Conventions Get Busier…Convention attendance is projected to surpass pre-COVID-19 levels by 2024, a trade group forecasts. In 2022, convention attendance doubled relative to a year ago. Las Vegas is a bellwether for national convention and tourism trends due to its large-scale convention and hotel venues. Las Vegas visitor volume is just 9% short of pre-COVID-19 levels. Nationally, conventions attendance is about 30% lower than pre-COVID- 19 levels. Center of Exhibition Industry Research CEO stated, “With the lifting of travel restrictions around the world and the process for applying for a visa improving, more international attendees will attend trade shows, which will also help increase attendance figures.” Convention and tourism venues generate millions of dollars of tax revenue for states and local governments.
Connecticut Extends Fiscal Restraint…Fiscal safeguards such as spending caps and debt limits set in 2017, that led to credit ratings upgrades, have been extended for an additional five years. Lawmakers boosted deposits to Connecticut’s rainy-day fund to 18% of spending up from 15%, with excess to pay down pension debt. Capital gains tax above a certain threshold are deposited to Connecticut’s rainy-day fund. These covenants, enshrined in Connecticut bond documents, have led this outpost of the wealthy to amass a $4 billion rainy day fund and make additional contributions of $6 billion to underfunded pensions. Last week, Governor Ned Lamont presented a $50 billion biennial budget for fiscal years 2024 and 2025. Lamont highlighted that Connecticut’s fifth consecutive balanced budget plan is an outcome of sound fiscal policy and solid tax revenue growth, adding “One of the smartest actions the General Assembly has taken over the past decade is the enactment of the fiscal guardrails that have provided predictability and stability to our budget process.” Issuers in Connecticut sold 20% fewer municipal bonds in 2022 from a year ago.
ESG Trend Favors Municipal Bonds…The $ 4 trillion municipal bond market is well positioned to fit growing demand for socially responsible investments. Municipal bonds finance public infrastructure, serving a worthy cause for the public. Four out of five U.S. individual investors are interested in considering positive social and/or environmental impact, while considering market returns on investments per a 2021 Morgan Stanley survey. Large money managers are being forced to think about outcomes when putting money to work. The trend towards economic, social and governance (ESG) has caused a political rift nationwide. Many Republican state officials contend that ESG investments promote ideological interests at the expense of investment performance, while others declare far-reaching impacts of intentional investments in infrastructure. The variety of municipal bonds, with different sub-sectors and bond structures, provide multiple ways for investors to contribute towards sustainability outcomes. There are no uniform standards on labeling ESG bonds. Government issuers often label such bonds as green, social or climate bonds in the primary market. ESG bond examples include New York City tax-exempt. refunding ‘green’ bonds for Hudson Yards development in 2021 and California’s ‘social’ affordable housing bonds. Chicago’s first ‘social’ bond issued last month saw its yield cut up to 15 basis points relative to non-labelled bonds, reflecting investor demand for ESG investments, a tailwind for the municipal bond market.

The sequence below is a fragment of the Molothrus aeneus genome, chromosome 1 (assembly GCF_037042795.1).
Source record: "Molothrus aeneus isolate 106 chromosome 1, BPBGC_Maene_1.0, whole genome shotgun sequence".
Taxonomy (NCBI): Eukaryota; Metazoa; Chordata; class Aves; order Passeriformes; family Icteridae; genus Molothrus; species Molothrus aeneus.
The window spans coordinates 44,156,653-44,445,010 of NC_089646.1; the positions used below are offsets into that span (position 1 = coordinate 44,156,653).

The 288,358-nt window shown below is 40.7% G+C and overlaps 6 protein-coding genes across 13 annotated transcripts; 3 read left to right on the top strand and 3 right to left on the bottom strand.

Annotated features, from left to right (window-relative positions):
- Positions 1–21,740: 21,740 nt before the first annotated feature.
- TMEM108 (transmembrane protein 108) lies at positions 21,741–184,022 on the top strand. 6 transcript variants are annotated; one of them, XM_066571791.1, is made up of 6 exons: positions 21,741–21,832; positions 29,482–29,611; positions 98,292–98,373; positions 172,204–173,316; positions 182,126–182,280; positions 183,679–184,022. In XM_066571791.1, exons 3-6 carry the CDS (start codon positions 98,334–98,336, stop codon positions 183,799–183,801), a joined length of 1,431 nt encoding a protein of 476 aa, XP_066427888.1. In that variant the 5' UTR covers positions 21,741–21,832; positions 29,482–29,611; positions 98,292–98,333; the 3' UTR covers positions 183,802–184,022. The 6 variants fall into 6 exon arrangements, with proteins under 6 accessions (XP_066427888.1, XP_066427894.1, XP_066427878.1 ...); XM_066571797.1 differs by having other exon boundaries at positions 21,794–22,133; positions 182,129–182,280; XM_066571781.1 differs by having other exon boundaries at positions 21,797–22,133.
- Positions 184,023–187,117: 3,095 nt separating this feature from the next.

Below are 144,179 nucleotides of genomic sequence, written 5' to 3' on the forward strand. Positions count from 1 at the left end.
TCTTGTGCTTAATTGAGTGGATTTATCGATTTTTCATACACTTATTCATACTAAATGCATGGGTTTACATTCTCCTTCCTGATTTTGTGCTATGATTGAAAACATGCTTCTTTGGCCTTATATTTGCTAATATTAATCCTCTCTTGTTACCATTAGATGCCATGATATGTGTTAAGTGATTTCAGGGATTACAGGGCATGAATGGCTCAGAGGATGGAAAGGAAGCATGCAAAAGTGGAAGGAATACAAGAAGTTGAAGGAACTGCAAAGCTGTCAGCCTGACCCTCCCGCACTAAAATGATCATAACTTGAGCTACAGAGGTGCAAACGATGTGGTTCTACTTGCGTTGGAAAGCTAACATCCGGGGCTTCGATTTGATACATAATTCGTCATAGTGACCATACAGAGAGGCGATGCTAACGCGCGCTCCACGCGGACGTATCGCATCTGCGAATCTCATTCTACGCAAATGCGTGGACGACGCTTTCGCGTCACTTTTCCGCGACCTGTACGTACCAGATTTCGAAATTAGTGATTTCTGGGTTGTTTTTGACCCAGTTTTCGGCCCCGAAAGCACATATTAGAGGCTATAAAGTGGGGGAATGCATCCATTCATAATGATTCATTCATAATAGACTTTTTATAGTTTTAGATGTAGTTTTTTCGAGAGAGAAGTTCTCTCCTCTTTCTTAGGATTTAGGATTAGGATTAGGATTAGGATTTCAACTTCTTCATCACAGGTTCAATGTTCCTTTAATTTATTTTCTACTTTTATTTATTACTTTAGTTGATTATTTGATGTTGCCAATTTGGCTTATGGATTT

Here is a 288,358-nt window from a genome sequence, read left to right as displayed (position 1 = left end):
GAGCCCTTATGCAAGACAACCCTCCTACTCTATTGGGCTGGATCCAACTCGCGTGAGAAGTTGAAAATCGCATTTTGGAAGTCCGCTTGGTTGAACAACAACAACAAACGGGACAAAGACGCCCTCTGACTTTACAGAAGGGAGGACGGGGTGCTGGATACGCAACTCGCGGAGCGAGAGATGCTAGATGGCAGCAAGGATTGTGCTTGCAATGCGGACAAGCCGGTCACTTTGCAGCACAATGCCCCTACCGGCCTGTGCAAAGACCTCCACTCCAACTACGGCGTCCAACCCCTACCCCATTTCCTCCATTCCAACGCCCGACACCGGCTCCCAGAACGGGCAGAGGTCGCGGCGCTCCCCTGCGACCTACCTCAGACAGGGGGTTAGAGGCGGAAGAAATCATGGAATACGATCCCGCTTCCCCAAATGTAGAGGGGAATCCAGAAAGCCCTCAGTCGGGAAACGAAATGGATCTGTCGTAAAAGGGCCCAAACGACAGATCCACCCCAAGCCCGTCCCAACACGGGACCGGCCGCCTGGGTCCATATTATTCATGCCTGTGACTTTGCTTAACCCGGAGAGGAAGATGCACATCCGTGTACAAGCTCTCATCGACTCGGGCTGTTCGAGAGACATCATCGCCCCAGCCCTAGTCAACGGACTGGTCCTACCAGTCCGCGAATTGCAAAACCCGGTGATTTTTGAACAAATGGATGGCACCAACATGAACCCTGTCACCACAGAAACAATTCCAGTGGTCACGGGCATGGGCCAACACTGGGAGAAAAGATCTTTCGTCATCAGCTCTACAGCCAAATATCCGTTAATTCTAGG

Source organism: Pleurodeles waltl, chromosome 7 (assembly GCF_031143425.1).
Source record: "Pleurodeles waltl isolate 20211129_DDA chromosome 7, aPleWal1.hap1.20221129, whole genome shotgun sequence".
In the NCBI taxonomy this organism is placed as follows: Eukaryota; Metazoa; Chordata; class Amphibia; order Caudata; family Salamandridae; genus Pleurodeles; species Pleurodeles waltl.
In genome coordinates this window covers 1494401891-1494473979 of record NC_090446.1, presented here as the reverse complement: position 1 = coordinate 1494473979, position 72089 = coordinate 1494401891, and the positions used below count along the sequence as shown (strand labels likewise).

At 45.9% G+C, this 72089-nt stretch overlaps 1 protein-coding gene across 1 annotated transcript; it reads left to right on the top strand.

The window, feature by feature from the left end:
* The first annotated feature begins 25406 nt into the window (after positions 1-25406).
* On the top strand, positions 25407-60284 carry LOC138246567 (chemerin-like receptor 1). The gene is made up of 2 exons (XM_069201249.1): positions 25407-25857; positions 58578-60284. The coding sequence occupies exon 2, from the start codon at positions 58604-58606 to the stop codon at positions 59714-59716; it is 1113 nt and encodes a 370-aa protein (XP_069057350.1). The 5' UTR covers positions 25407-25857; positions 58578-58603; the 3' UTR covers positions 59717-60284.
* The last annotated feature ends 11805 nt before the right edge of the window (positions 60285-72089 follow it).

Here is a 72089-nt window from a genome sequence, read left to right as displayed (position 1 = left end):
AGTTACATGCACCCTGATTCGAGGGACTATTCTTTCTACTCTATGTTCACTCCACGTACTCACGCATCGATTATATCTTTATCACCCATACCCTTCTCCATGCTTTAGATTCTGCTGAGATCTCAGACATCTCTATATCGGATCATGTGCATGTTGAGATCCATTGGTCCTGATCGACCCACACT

Compare 30-Year taxable U.S. Treasury yield 3.79% to 30-Year tax-exempt muni bond yield “AAA” 3.34%; “AA” 3.77%; “A” 4.21%. For investors in the 35% tax-bracket, a 4% tax-exempt yield is equivalent to a 6.15% taxable yield. Top-rated long-term tax-free bonds yield 88% of comparable taxable U.S. Treasuries.